Dance review: Brendan Cole

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Brendan Cole celebrated the final night of his UK tour in Edinburgh on Monday. After 48 nights of thrilling audiences all over the country with a combination of slick Strictly Come Dancing moves and set pieces straight out of the movies, he and his motley crew of big band musicians, professional ballroom dancers and accomplished singers, bid farewell for the year in style.

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FESTIVAL THEATRE

And judging by the audience’s reaction, his return to the dance floor won’t come soon enough.

Partnering with Strictly colleague Aliona Vilani, who was a last-minute replacement for injured Fauve Hautot at the beginning of the tour, the pair waltzed, tangoed and quickstepped their way through a two-hour showcase of ballroom favourites to the delight of fans.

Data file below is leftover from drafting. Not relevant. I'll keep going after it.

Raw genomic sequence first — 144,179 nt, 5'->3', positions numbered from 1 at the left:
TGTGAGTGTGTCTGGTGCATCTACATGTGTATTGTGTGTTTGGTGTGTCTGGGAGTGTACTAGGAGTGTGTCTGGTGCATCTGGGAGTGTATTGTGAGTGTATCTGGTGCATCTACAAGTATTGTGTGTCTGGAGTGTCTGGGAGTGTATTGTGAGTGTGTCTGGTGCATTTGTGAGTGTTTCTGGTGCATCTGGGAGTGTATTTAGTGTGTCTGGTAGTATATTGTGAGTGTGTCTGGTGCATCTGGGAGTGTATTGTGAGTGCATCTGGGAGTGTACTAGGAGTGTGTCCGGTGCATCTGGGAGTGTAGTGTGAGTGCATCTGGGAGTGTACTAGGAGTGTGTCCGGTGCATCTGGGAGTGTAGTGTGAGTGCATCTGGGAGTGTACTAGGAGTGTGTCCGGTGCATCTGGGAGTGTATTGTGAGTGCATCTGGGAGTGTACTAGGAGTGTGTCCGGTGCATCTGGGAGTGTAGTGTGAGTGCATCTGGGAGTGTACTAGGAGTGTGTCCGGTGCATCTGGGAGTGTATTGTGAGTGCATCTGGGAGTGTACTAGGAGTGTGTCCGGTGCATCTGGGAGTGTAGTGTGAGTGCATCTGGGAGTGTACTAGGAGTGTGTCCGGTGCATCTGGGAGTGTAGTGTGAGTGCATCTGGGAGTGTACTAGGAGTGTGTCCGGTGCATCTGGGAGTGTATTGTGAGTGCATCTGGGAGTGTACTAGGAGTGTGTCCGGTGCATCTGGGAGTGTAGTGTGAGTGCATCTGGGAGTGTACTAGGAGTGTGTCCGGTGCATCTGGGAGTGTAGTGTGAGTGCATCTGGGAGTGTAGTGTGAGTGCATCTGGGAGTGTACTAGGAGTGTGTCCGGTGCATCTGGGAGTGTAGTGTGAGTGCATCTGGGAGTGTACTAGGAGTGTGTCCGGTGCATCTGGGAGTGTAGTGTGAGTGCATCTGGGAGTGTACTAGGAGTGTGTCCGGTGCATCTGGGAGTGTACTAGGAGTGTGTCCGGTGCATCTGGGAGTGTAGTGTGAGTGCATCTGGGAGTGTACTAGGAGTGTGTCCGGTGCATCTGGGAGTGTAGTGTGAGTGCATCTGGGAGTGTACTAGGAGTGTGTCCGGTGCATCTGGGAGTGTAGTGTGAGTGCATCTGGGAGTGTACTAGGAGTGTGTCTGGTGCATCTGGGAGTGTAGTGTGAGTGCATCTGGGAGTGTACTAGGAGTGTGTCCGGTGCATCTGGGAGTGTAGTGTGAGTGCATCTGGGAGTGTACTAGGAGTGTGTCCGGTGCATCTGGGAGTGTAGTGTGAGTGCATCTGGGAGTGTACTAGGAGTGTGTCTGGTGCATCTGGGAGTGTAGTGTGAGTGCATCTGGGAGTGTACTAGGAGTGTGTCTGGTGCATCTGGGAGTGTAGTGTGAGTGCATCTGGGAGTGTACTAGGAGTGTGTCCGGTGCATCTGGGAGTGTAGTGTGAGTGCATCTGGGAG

Dancing alongside brother Scott, Strictly performer Patrick Helm, allroom and Latin professional Crystal Main and sassy Australian Melanie Hooper, Cole is very much at home with his experienced cast, the group sailing through their routines in good humoured harmony.

Frequently pausing to talk to the audience, Cole was at times emotional about the end of the tour and rather sentimental about the relationship he’s built with the crew as they’ve travelled; and they of him, musical director Barry Robinson conveying the ensemble’s thanks to Cole for such a good run during a question and answer session with Cole about his life and some rather indiscreet Strictly Come Dancing gossip.

Based loosely around the theme songs of James Bond movies, spectacularly performed by Julie Maguire and Iain Mackenzie, the show dipped in and out of Strictly set pieces, including a recreation of Cole’s Argentine Tango with Sophie Ellis Bextor, and filmic references, including a dazzling Dirty Dancing tribute that shows what can happen when your first love is dancing rather than acting.

The choice of Vilani as dance partner is wise, her natural fluidity and investment in performance breathtaking to watch.

Cole’s natural competitiveness was ever near the surface, a “cape off” at the beginning of the second act roused the audience to enthusiastic applause, even if one suspects it’s normally the sort of thing only superheroes and bull fighters do in the privacy of their own bedrooms, and a boys vs girls dance off elicited great cheers, and a new appreciation for The Locomotion.